Sophie Ross

Community mover, high school hero, volunteer superstar.

Sophie Ross sets a high benchmark, and at the age of 17 to boot. After founding an initiative called Volunteer NCG that has pulled together well over 100 volunteers from her school, she has been asked to speak at the Inspiring Stories' Festival for the Future in Auckland this year. Pretty exciting stuff. We have a wee chat to this Nelsonian about about what lights her spark.


What are your favourite ways to volunteer time in your community?

By encouraging others to become involved! Coordinating Volunteer NCG is so rewarding because I can create opportunities in areas that others find value.

The wonderful thing about volunteering is that there is something for everyone. It is important for young people to explore different areas which allow them to find things they are passionate about, to gain perspective and feel empowered about their ability to make a positive difference.

 

How have you personally experienced kindness and generosity in your lifetime?

I have been fortunate enough to be surrounded by kind and generous people in my life. My parents are incredible people. They have instilled in me the importance of being moral and doing the right thing. For this I am grateful as it allows me to have the confidence in the fact that no matter what happens: if I am following my personal philosophies of right and wrong, then I can’t be doing too badly.

 

Who is someone that inspires you to aim high?

I was inspired to put together the youth volunteer group after seeing Jason Pemberton speak, firstly at the Nelson Youth Volunteer Summit and then at Festival for the Future 2014. Jason spoke so sincerely about his experiences with the Student Volunteer Army that formed in Christchurch following the major earthquakes. Yet, what stood out for me were his philosophies on the world and how individuals and groups can take action to solve issues. The kind of inspiration that empowers you by sparking passion and a can do attitude all at once.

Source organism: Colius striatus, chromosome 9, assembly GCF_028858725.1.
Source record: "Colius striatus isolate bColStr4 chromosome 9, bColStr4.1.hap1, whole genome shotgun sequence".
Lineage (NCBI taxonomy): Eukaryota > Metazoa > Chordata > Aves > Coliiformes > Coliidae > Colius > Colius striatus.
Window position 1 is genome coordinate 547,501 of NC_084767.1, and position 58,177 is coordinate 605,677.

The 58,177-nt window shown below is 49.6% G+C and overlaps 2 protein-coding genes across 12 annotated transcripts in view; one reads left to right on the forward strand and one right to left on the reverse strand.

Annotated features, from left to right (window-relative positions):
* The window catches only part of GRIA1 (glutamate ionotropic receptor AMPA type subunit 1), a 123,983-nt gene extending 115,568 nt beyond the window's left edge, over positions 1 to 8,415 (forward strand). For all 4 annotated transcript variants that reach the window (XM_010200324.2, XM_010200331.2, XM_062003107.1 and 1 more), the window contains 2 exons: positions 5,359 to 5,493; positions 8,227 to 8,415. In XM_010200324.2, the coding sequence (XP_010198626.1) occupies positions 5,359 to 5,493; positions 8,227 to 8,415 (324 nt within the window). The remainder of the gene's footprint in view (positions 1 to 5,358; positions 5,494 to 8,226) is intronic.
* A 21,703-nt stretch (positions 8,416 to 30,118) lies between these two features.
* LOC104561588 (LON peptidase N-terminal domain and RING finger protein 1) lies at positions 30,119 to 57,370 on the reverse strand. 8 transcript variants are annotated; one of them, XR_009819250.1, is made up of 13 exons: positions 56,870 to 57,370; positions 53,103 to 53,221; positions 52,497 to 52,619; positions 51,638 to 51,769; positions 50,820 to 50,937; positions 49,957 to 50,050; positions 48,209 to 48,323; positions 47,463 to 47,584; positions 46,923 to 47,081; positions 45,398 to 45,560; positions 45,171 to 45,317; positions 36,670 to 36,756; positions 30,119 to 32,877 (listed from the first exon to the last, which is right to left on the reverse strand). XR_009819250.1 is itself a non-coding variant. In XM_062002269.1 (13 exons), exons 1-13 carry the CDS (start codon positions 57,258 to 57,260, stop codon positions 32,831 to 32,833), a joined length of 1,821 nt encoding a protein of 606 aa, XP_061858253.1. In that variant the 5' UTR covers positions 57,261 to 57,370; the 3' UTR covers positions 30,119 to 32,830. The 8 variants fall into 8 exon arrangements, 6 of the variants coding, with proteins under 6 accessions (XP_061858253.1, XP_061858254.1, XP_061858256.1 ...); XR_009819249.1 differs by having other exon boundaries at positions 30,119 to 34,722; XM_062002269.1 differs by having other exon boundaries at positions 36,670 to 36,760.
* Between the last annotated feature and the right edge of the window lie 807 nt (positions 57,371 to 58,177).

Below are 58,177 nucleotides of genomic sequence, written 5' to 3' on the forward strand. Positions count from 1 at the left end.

My peers at school inspire me too, as there are some incredibly determined individuals that are living proof that you can achieve what you want through hard work. Young people are a powerful resource, with skills and energy to craft the world into the future.

 

Has their been a moment or anecdote of volunteering that really made you feel over the moon about what you had done?

My fondest memory is volunteering alongside the Inclusive Sports Trust. This group runs activities for children with physical and social disabilities. The kids are amazing, and the volunteers love it! It can be challenging at times, but so is a lot of the work that is most worthwhile.

I am so grateful for the girls who have eagerly put up their hand to be involved and have supported the volunteer programme. The responses from the families of those that attend Inclusive Sports have been very generous. Student involvement is so appreciated and a visible difference can be seen – it’s truly an incredible atmosphere and great feeling.

 

In 35 years, it will be 2050. What do you hope New Zealand will look like then?

I hope volunteer activities will be a part of New Zealand’s school systems, so that all young people nationally can be involved throughout primary and high school years. This should be a key part of youth development because it helps to form balanced and empathetic perspectives and subsequently well rounded people.

 The challenges the world is facing are complex, and will continue to be. I believe if everyone was to volunteer from a young age, and possess the positive mentalities that can come with it, then the world would be a better place. In this world, the issues may not be as daunting because the solutions would be collaboratively identified and achieved.

Volunteering has taught me that for what needs to be done – to get done, we all need to chip in. This idea is what I love about the One Percent Collective and why I encourage others to support them and the charities they are partnered with.